From waiting tables to living in a basement apartment, three travel hosts tell CNBC how they got to where they are.
Here are their stories.
Use: Emmy Award-winning television host of “Samantha Brown’s Places to Love”
Started in: Comedy
“I went to Syracuse University to do musical theater because I desperately wanted to move to New York and become an actor. I wanted to do Shakespeare and be on Broadway.
It did not work. I’ve waited on the tables for a good eight years. But I loved improv and was in an improv comedy troupe. So I just kept auditioning for jobs.
Samantha Brown said the best part of her job wasn’t “that I get to travel to all these places for free – it’s that I get to hang out with people in their daily lives”.
Source: Samantha Brown Media Inc.
A screenwriter recommended me to a production company that… was looking for a presenter. But my hearing for it had to be totally improved. That’s how I got the job.
When you’re a travel host, there’s no script. Yet it’s still up to you to set the scene, to understand the trajectory of a story and how to end it. Also in improvisation, the golden rule is never to say no, it’s always yes — to get things done.
Waiting on tables in New York for eight years, you start to get real humble, [but] it was the tools I had that allowed me to get a job that I never thought I would have in my wildest dreams.”
Occupation: Creator of “Strictly Dumpling” and other YouTube channels (total: approximately 8 million subscribers)
Started in: Accounting and wedding videography
“I moved from China to the United States when I was 8 years old. My parents started working in restaurants and eventually opened their own very Americanized Chinese restaurant. So I grew up on a regular diet of rangoon in the General Tso’s Chicken and Crab.
There wasn’t a lot of diversity where I come from, but it helped that my parents sent me back to China when I was 13. years. That’s when I was like, Wow, this is so amazing – the people, the story – I want to know more.
After college I went to New York and worked on Wall Street for a year. Then I became a wedding videographer because I wanted to be flexible. I was living in a small basement apartment in Brooklyn with no air conditioning, making about $400 – a good week.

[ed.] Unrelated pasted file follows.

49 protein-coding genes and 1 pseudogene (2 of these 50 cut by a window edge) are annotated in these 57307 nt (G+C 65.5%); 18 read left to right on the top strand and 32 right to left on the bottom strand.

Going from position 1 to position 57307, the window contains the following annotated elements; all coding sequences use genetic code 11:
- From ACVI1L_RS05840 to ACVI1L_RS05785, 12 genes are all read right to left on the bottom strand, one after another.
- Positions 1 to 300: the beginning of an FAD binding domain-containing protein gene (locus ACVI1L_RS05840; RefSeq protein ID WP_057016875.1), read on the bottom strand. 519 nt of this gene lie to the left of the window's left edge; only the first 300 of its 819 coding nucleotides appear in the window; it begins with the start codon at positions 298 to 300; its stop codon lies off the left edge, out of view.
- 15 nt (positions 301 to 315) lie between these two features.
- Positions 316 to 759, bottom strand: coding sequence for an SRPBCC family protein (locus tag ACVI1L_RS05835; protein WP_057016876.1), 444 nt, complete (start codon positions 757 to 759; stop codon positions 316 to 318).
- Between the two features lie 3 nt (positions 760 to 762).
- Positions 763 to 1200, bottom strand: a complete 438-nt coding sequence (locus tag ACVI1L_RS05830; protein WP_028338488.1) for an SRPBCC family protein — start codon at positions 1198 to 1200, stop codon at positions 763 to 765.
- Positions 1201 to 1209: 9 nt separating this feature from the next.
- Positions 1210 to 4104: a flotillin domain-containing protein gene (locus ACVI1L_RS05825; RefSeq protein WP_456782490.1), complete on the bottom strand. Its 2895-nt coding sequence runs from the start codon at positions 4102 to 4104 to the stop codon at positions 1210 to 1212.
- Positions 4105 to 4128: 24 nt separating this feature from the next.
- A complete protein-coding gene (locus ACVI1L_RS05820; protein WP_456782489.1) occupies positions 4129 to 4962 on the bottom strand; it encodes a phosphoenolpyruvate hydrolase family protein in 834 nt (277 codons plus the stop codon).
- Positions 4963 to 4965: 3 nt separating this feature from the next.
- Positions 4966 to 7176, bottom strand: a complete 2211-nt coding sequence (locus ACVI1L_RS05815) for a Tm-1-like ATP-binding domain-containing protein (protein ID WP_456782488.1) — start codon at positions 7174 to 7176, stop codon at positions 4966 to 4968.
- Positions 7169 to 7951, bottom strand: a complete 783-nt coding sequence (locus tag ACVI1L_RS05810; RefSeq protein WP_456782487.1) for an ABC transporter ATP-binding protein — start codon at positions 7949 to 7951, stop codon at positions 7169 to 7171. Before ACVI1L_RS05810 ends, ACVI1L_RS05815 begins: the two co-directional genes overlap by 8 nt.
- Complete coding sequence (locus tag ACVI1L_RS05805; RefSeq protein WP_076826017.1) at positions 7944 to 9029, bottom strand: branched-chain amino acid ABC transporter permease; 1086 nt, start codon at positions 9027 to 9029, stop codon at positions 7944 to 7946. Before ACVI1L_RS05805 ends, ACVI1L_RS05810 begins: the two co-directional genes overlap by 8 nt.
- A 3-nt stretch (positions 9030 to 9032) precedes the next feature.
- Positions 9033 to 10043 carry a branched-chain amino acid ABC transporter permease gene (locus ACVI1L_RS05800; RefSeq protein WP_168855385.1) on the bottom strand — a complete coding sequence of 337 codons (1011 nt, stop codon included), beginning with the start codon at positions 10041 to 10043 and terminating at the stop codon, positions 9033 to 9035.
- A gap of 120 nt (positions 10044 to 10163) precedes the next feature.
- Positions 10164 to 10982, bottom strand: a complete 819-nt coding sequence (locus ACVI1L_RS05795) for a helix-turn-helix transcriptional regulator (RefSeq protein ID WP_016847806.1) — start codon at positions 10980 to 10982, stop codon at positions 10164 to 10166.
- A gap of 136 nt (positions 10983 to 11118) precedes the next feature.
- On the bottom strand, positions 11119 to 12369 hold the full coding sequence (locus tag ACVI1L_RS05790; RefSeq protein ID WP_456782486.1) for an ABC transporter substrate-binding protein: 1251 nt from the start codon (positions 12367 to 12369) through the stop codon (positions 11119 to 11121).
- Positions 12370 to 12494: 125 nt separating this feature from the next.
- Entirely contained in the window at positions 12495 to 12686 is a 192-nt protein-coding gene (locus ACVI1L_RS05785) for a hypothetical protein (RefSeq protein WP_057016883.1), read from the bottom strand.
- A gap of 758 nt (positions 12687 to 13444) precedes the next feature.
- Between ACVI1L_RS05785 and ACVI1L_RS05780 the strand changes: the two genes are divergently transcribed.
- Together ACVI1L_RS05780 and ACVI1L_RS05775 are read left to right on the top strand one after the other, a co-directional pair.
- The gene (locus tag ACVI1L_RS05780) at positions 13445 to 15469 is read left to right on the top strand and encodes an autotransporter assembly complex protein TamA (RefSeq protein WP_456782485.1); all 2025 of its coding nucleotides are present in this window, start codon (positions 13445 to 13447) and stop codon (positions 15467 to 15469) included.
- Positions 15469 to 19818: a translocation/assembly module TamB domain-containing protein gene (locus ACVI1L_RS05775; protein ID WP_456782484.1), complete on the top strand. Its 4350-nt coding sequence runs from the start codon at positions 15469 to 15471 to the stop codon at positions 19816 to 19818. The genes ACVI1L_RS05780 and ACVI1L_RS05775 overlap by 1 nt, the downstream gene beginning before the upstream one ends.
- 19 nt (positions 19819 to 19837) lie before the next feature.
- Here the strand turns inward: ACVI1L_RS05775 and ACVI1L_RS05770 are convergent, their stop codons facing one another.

But it was the first time I ate something that wasn’t Red Lobster and Olive Garden. I sampled the diverse ethnic cuisine of Chinatown and began to discover a lot of my heritage that I had never really considered important before.
I started recording cooking videos on YouTube as a food diary for myself. I remember having a conversation with a friend about how the contents of food will never amount to anything. There was no one online doing that. I had like 10 subscribers. Somehow he became that, which was not intended.
I never really had a lot of money growing up – or for most of my adulthood. So I was always on the lookout for things that were inexpensive but also really filling and delicious. And that’s pretty much what I do in the world now.”
Job: TV host of “Family Trip with Colleen Kelly”
Started in: Sales
“I tried the broadcast school at the University of Texas. The school gave you a shot at getting accepted into the program. I had never sat at an anchor desk with a camera pointed at me. I failed miserably.
Several years later, I graduated and got my first job in sales, before moving to Chicago and working in the pharmaceutical industry. The money was incredible, and I had a company car. But I wasn’t living my dream, and it started to really bother me.
In my early thirties, I got married and eventually quit my job to be a stay-at-home mom. One day, when my two little girls were in school, I went to the cable television station at our town hall and asked if, in exchange for teaching me how to ride, I could host the local entertainment show about our village – something like “Access Hollywood” for our town of 50,000 people.
Because they had no other offers, they said yes. I acted confidently, but I was as green as they come. every time I did an interview and read a voiceover, but I was gaining experience and knowledge.
Colleen Kelly with her family at Mirabell Gardens in Salzburg, Austria (left); and the filming of ‘Family Travel with Colleen Kelly’ at the Giant’s Causeway in Northern Ireland (right).
Source: Kelly Media Productions LLC
I told another mom that my dream was to host a national travel show and surprisingly she agreed to produce it with me. We wrote a script, found a local cameraman for a few bucks, and created a pilot.
I took meetings with two big companies – both said no. A network told me that women don’t watch travel shows, so the concept of family travel doesn’t appeal to them. I then sent thousands of emails to television stations. Nothing worked. Eventually, my mom suggested I call the local PBS station. I googled the head of programming, called him (no emails) and got an appointment.
After several meetings, we learned that PBS was picking two shows to go national, and “Family Travel with Colleen Kelly” was one of them.
We scraped for a year, producing 13 episodes that first season. Now the show has been running for over 10 years. And, the best part is that I can bring my family with me.
It’s been a long and arduous journey, but I hope this story inspires others to believe in themselves, ignore the naysayers, and never give up on their dream.”
Editor’s Note: These interviews have been edited for length and clarity.